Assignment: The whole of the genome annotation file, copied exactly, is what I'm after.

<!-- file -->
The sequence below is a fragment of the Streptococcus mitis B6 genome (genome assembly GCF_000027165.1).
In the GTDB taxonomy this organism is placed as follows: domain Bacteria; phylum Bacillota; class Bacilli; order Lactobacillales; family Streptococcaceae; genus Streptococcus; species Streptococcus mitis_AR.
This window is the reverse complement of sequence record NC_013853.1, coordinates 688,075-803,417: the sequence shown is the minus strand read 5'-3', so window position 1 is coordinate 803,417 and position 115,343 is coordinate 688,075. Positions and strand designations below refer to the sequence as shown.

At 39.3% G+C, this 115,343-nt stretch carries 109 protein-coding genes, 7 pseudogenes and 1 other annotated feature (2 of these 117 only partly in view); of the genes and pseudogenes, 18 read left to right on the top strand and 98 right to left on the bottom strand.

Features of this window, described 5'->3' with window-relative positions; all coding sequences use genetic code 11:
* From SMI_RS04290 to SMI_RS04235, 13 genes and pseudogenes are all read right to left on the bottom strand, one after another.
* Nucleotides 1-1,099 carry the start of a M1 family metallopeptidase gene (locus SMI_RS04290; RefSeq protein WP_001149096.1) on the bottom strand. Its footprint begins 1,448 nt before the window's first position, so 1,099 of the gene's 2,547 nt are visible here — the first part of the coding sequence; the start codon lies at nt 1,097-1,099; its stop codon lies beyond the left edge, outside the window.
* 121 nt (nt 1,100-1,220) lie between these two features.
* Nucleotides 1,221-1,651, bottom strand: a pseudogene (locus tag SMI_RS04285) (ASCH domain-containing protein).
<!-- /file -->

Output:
The sequence below is a fragment of the Streptococcus mitis B6 genome (genome assembly GCF_000027165.1).
In the GTDB taxonomy this organism is placed as follows: domain Bacteria; phylum Bacillota; class Bacilli; order Lactobacillales; family Streptococcaceae; genus Streptococcus; species Streptococcus mitis_AR.
This window is the reverse complement of sequence record NC_013853.1, coordinates 688,075-803,417: the sequence shown is the minus strand read 5'-3', so window position 1 is coordinate 803,417 and position 115,343 is coordinate 688,075. Positions and strand designations below refer to the sequence as shown.

At 39.3% G+C, this 115,343-nt stretch carries 109 protein-coding genes, 7 pseudogenes and 1 other annotated feature (2 of these 117 only partly in view); of the genes and pseudogenes, 18 read left to right on the top strand and 98 right to left on the bottom strand.

Features of this window, described 5'->3' with window-relative positions; all coding sequences use genetic code 11:
* From SMI_RS04290 to SMI_RS04235, 13 genes and pseudogenes are all read right to left on the bottom strand, one after another.
* Nucleotides 1-1,099 carry the start of a M1 family metallopeptidase gene (locus SMI_RS04290; RefSeq protein WP_001149096.1) on the bottom strand. Its footprint begins 1,448 nt before the window's first position, so 1,099 of the gene's 2,547 nt are visible here — the first part of the coding sequence; the start codon lies at nt 1,097-1,099; its stop codon lies beyond the left edge, outside the window.
* 121 nt (nt 1,100-1,220) lie between these two features.
* Nucleotides 1,221-1,651, bottom strand: a pseudogene (locus tag SMI_RS04285) (ASCH domain-containing protein).